Although the days of bootleggers and rum-running are long over, Prohibition-inspired restaurants have recently gained traction in the culinary world, with restaurants in New York, Chicago, and Seattle – to name a few – jumping aboard the speakeasy trend.
Speakeasies – also known as blind tigers or blind pigs – acted as places of communal drinking during Prohibition, a period during which the law forbade selling, manufacturing, and transporting alcohol. The term sprouted from the necessity to speak quietly about such places, and while inside the venues, so as not to alert the police.
While these establishments quickly gained popularity as the only game in town for booze enthusiasts, they also created a sense of community,” said Jack Moslehi, principal owner of the Blind Tiger – Winnipeg’s latest speakeasy.
“Speakeasies did so well not only because they were an illegal drinking hole, but they also kept this warm and cosy feel that you’re part of the secret – it unifies the room […] I think this style of restaurant is gaining popularity right now because we don’t have many of them and it’s something for us to attach to,” he said.
“Winnipeg, admittedly, is a little bit behind. The whole speakeasy concept and creating speakeasy atmospheres has been around for quite some time […] We’re just sort of catching up.”
When one of his business partners came to him with the vacant space previously inhabited by Bistro 7 1/4, Moslehi only had one thought: speakeasy. Coincidentally, so did Todd Tichon – the now-head chef of the Blind Tiger.
“Then it became an issue of designing the space to create a true speakeasy experience,” said Moslehi.
“The first thing I did was remove all the plaster from the walls to expose the brick,” he explained. “I also blocked off every window in the space, because a speakeasy normally wouldn’t have any windows.”
Moslehi also wanted to create an authentic speakeasy by having a convincing storefront for the hidden operation.
During the day, the storefront is a quaint coffee shop to fuel the people of South Osborne with caffeine. At night, the coffee shop counter becomes the host stand for the restaurant and lounge.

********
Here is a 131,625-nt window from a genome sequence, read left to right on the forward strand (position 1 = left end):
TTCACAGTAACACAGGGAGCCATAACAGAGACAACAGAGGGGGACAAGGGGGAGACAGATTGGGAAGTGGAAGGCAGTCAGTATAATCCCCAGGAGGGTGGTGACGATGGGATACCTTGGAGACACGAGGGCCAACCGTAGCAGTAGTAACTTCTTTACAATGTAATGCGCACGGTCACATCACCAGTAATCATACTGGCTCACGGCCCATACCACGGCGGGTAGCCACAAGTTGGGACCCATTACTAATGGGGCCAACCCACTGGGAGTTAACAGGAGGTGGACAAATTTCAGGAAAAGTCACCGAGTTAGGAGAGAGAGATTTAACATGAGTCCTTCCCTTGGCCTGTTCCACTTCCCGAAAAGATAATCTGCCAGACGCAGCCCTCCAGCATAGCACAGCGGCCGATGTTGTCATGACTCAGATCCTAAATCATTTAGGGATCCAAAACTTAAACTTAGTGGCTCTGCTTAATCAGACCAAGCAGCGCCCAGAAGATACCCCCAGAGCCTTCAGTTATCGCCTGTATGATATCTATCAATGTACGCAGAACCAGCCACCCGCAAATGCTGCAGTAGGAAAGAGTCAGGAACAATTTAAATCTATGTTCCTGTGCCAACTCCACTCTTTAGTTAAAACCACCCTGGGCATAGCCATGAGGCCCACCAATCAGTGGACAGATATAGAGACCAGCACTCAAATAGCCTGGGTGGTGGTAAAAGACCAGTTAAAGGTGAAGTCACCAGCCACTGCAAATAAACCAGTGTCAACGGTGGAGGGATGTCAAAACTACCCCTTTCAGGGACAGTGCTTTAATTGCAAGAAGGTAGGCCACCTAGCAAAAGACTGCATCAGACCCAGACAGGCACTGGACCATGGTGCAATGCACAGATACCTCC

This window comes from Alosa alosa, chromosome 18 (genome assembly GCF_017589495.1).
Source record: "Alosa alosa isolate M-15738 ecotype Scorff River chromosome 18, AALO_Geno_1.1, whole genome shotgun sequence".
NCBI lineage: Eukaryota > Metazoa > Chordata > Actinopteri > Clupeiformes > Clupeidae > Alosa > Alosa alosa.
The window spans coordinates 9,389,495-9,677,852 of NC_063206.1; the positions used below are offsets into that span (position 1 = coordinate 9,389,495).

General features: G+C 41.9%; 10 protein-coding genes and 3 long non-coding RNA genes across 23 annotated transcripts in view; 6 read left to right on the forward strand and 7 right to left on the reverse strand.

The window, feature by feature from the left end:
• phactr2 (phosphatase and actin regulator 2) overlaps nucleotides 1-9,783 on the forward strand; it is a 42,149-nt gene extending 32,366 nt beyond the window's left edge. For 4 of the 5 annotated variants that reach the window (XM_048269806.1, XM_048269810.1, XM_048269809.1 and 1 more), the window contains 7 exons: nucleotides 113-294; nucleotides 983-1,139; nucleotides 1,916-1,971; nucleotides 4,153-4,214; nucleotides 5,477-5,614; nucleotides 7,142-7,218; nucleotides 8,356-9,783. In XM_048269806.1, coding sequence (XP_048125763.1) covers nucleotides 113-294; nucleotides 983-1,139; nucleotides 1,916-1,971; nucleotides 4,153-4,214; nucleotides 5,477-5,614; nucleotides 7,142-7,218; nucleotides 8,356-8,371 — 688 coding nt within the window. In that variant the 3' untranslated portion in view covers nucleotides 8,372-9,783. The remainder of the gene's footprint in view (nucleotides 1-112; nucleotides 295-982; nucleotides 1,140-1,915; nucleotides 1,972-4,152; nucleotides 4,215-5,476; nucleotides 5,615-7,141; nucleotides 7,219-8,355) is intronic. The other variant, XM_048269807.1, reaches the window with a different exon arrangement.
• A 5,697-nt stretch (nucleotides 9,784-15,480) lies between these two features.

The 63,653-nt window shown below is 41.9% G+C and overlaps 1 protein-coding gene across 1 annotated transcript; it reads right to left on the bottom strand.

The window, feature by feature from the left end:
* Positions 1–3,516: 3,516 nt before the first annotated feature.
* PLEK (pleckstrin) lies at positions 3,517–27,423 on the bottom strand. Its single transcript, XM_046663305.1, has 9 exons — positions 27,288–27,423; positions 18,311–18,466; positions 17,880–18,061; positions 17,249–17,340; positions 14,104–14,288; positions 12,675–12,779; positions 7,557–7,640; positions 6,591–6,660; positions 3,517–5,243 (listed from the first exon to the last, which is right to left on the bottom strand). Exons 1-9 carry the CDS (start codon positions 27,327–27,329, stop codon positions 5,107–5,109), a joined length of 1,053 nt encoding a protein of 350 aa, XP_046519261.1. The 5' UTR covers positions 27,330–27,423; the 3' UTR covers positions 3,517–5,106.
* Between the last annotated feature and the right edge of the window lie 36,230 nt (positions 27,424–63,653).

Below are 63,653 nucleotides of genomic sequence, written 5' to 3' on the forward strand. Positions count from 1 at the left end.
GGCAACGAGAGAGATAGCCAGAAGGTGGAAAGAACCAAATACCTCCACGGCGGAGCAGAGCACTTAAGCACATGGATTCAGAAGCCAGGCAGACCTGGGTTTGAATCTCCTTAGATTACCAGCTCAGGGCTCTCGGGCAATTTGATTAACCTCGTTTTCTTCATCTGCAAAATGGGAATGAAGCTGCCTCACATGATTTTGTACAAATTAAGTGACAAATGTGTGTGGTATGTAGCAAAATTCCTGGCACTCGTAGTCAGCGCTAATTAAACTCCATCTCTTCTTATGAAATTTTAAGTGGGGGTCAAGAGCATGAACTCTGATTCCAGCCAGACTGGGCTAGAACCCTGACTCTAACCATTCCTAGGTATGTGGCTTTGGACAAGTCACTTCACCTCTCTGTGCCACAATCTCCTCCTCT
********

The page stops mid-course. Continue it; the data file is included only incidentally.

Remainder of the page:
Patrons are guided through the coffee shop to the restaurant by the host, though experienced guests can let themselves in through the secret entrance.
The atmosphere immediately changes upon entering the hidden restaurant. There’s a transition from the bright lights into a dark, almost eerie space ornamented with rich furniture, exposed brick, and antique chandeliers, topped off with a French-inspired menu.
“We wanted to go in a French direction with the food because in the 20s, French cuisine was the biggest trend. So we thought we would play up on that. And I think this area doesn’t really have a French cuisine offering, and French cuisine is amazing. I don’t care who you are, everyone loves French food – everything is so rich.”
And of course it wouldn’t be a true speakeasy without a killer drink list.
“One of the things that blew me away is the cocktail list that Alex Weiss came up with […] It’s just ridiculous what this guy has done with the drink list,” said Moslehi.
“He’s one of those guys that is just so immersed in his craft.”
Moslehi also turned to the professionals for his coffee selection, working closely with Nils from Parlour Coffee to ensure each cup of coffee is perfect for the business’s daytime customers.
Since opening their doors on Nov. 6 – and even while preparing the restaurant for the grand opening – the Blind Tiger has been supported wholeheartedly by the community.
“I think it gives the neighbourhood a local spot to go hang out and have a drink, and have something good to eat. As I was building the place, we had so many people from the neighbourhood coming and checking in to see how things were going,” said Moslehi.
“Everyone was so loving and so supportive. I am so taken with this neighbourhood. The people are just incredible.”
“I feel blessed because it’s being received so well.”
The Blind Tiger is located at 725 Osborne St. The coffee shop is open from 7:30 a.m. to 3:30 p.m. Monday through Friday, and from 9 a.m. to 3:30 p.m. on Saturday. The restaurant is open from 5 p.m. to 2 a.m. Tuesday through Sunday.